Author S.A. Stovall Shares Why Becoming an Artist is Painful


Becoming an Artist is Painful by S. A. Stovall

I know what you’re thinking.

“Becoming an artist is painful? Pfft—what kind of hippy-dippy nonsense is that? Try becoming a doctor, or a lawyer, or oil rig maintenance guy, and then get back to me about painful, you wacky city slicker!”

I don’t know why you became a cowboy at the end there, but let’s roll with it.

I’m not saying becoming an artist is the most difficult career one can take, nor am I saying it’s the most painful in terms of sacrifice you’ll need to make in order to achieve your goal, all I want to say is that most people (non-artists, specifically) tend to have a misconception about what artists go through.

You see, there’s a certain comfort working a 9-5 job that I never fully appreciated until I decided to dedicate myself to writing.

In a 9-5 job, you clock in, do your work, clock out, and then you go home and stop worrying about it until the next day. You get paid on a regular basis, you may even get some benefits, and your duties are clearly outlined. You sweep, or you do paperwork, or you maintain the shelves—something definable and certain.

You know when your job is done. Maybe you could have done it better, but you know—for certain—the moment you can say, “Yeah, I swept the halls.”

When I talk to Sweepy the sweep-man who works his 9-5 job, he says, “Being an author sure must be fun. Not like working at all. You can set your own schedule.”

But that’s when I have to tell Sweepy that being an author is stressful. Then he laughs, because all I do is tell stories, right? Easy-peasy.

What most people don’t know is, writing a book is an investment. Authors don’t get the benefit of a stable income or benefits. They invest time and effort into their books—hundreds of hours, not just writing, but research and editing. And you might think not having a schedule is grand, but some people crumple under the freedom, and work never gets done.

But let’s get past that. Let’s say an author completed a book. A few hundred hours in the drain, but they’re finished. Now, unlike a normal job, the author must seek assessment of their work. Not sweeping or record keeping, but work they poured themselves into. Work they care about. Work they thought and toiled over for God only knows how long.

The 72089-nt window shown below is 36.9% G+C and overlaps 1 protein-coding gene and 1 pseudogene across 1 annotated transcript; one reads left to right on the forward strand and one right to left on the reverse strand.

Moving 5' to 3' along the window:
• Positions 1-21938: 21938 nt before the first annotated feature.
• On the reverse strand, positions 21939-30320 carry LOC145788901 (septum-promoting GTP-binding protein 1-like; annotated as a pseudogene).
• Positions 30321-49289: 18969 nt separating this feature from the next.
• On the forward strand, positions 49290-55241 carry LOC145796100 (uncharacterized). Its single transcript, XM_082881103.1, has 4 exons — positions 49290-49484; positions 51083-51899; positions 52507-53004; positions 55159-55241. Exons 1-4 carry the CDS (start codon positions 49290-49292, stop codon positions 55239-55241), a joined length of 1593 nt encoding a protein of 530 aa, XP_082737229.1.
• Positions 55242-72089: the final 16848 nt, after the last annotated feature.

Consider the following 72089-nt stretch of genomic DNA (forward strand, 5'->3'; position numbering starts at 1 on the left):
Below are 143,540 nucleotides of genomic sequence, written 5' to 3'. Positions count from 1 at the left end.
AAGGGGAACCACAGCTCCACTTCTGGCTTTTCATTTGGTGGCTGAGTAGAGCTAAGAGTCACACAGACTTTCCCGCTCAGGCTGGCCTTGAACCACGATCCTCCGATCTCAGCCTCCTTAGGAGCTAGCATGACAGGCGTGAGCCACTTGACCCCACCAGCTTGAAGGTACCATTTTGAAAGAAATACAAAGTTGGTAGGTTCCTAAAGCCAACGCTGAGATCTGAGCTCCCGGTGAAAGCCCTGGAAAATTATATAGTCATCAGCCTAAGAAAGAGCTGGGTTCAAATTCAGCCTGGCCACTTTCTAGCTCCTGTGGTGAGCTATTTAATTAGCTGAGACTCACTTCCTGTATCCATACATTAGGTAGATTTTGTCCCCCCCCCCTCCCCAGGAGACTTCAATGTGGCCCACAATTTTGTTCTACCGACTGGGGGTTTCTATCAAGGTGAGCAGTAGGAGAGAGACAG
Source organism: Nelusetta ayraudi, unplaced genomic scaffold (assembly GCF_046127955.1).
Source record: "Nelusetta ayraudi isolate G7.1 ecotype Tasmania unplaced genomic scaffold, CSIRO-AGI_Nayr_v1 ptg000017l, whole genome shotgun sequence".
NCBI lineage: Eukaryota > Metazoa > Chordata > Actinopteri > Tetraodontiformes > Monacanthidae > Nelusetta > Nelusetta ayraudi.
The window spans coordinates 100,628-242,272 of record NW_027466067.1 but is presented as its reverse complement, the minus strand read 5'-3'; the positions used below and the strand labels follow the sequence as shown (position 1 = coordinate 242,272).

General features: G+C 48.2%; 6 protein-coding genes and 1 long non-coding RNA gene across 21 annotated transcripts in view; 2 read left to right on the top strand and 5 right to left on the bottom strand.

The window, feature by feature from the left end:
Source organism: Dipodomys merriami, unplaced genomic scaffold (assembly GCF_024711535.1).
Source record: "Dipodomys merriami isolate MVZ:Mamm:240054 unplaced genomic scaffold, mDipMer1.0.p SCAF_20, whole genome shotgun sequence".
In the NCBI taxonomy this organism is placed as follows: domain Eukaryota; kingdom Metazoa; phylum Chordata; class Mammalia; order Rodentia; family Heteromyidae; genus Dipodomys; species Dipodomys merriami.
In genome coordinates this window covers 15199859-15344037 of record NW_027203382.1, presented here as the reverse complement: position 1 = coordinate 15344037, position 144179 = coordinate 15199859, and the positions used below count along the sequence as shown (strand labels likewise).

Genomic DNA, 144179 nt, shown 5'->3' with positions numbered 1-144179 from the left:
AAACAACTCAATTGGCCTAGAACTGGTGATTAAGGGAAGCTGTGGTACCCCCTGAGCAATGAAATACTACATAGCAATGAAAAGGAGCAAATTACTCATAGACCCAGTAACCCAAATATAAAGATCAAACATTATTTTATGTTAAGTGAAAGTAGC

And do you know what the most common response is?

“It’s not good enough.”

Ask any author. They’ll tell you. It’s one long line of rejections, starting with agents and ending with the public.

Everyone is a critic, boy let me tell you. The first agent will say your pacing is too slow. The next will say they don’t like the main character. Another will say they already represent something similar, and your manuscript isn’t original enough.

Then you re-write the novel.

Now an agent has taken you—but you get all the rejections over again, this time by publishing houses.

The prose isn’t poetic enough. The dialogue is stiff. Everything is cliché.

After being battered over the head with all your failings, you’ll finally craft something that even publishers want. You’ll finally get the payday. Well, a small payday. You’re a debut author, after all. Even JK Rowling was rejected by a ton of publishing houses and given a minimal advance on her first novel. You’re not special.

But you made it! Yay!

Now to weather the reviews…

That’s how it goes. Well, until an author hits famous status, where then I imagine that everything they write is pure gold and no one says a harsh word against. Unless you write Fifty Shades of Grey. Then you’re famous and you get all the heart-rending agony. … Lucky?

But seriously—writing can be painful, yes. In the end, however, nothing feels as rewarding as finally getting that acceptance. It’s topped only by the first glowing review made by a fan, someone who purchased your story, enjoyed your story, and felt compelled to say something positive about it.

It’s the same with all artists, really. They want to share their vision with the world and find like-minded people. They want to entertain and bedazzle. They want to know their hard work is paying off.

So, if you made it this far, I would urge you to fanboy/fangirl over to your favorite author’s profile and leave them a review. Tell them that that long hours and rejections were worth it, because they probably still carry a little of that pain, even well into their success.

And if you’re feeling in the mood for a crime thriller with a some male-on-male romance, check out my debut novel, Vice City. (Yup, I made it! Woo!)

About the Author:
S.A. Stovall grew up in California’s central valley with a single mother and little brother. Despite no one in her family having a degree higher than a GED, she put herself through college (earning a BA in History), and then continued on to law school where she obtained her Juris Doctorate.

As a child, Stovall’s favorite novel was Island of the Blue Dolphins by Scott O’Dell. The adventure on a deserted island opened her mind to ideas and realities she had never given thought before—and it was the moment Stovall realized that story telling (specifically fiction) became her passion. Anything that told a story, be it a movie, book, video game or comic, she had to experience. Now, as a professor and author, Stovall wants to add her voice to the myriad of stories in the world, and she hopes you enjoy.